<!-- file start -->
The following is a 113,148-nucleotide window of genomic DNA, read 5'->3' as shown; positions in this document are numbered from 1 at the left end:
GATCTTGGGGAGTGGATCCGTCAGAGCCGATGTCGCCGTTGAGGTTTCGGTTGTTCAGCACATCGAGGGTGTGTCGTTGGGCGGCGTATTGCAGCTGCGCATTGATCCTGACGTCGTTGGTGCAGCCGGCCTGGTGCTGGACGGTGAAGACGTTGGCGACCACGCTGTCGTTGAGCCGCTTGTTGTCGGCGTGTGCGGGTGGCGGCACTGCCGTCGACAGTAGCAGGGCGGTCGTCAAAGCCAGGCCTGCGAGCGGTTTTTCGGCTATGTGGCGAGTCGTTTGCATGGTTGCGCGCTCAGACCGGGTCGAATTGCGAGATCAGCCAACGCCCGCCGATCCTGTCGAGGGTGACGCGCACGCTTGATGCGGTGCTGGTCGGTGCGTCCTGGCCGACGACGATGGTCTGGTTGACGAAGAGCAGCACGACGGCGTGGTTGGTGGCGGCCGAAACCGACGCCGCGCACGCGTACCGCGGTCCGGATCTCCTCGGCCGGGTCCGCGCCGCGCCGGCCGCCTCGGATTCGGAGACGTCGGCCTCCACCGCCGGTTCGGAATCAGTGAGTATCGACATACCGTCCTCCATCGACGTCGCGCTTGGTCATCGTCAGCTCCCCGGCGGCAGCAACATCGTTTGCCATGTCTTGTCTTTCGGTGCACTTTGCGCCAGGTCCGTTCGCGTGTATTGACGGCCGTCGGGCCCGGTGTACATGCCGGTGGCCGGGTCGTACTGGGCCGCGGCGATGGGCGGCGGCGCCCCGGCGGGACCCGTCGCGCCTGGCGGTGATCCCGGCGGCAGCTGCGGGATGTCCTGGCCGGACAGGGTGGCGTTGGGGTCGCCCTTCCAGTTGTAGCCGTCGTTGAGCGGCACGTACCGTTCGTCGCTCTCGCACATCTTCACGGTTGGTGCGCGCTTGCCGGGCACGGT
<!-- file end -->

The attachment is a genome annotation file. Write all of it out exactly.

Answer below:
The following is a 113,148-nucleotide window of genomic DNA, read 5'->3' as shown; positions in this document are numbered from 1 at the left end:
GATCTTGGGGAGTGGATCCGTCAGAGCCGATGTCGCCGTTGAGGTTTCGGTTGTTCAGCACATCGAGGGTGTGTCGTTGGGCGGCGTATTGCAGCTGCGCATTGATCCTGACGTCGTTGGTGCAGCCGGCCTGGTGCTGGACGGTGAAGACGTTGGCGACCACGCTGTCGTTGAGCCGCTTGTTGTCGGCGTGTGCGGGTGGCGGCACTGCCGTCGACAGTAGCAGGGCGGTCGTCAAAGCCAGGCCTGCGAGCGGTTTTTCGGCTATGTGGCGAGTCGTTTGCATGGTTGCGCGCTCAGACCGGGTCGAATTGCGAGATCAGCCAACGCCCGCCGATCCTGTCGAGGGTGACGCGCACGCTTGATGCGGTGCTGGTCGGTGCGTCCTGGCCGACGACGATGGTCTGGTTGACGAAGAGCAGCACGACGGCGTGGTTGGTGGCGGCCGAAACCGACGCCGCGCACGCGTACCGCGGTCCGGATCTCCTCGGCCGGGTCCGCGCCGCGCCGGCCGCCTCGGATTCGGAGACGTCGGCCTCCACCGCCGGTTCGGAATCAGTGAGTATCGACATACCGTCCTCCATCGACGTCGCGCTTGGTCATCGTCAGCTCCCCGGCGGCAGCAACATCGTTTGCCATGTCTTGTCTTTCGGTGCACTTTGCGCCAGGTCCGTTCGCGTGTATTGACGGCCGTCGGGCCCGGTGTACATGCCGGTGGCCGGGTCGTACTGGGCCGCGGCGATGGGCGGCGGCGCCCCGGCGGGACCCGTCGCGCCTGGCGGTGATCCCGGCGGCAGCTGCGGGATGTCCTGGCCGGACAGGGTGGCGTTGGGGTCGCCCTTCCAGTTGTAGCCGTCGTTGAGCGGCACGTACCGTTCGTCGCTCTCGCACATCTTCACGGTTGGTGCGCGCTTGCCGGGCACGGT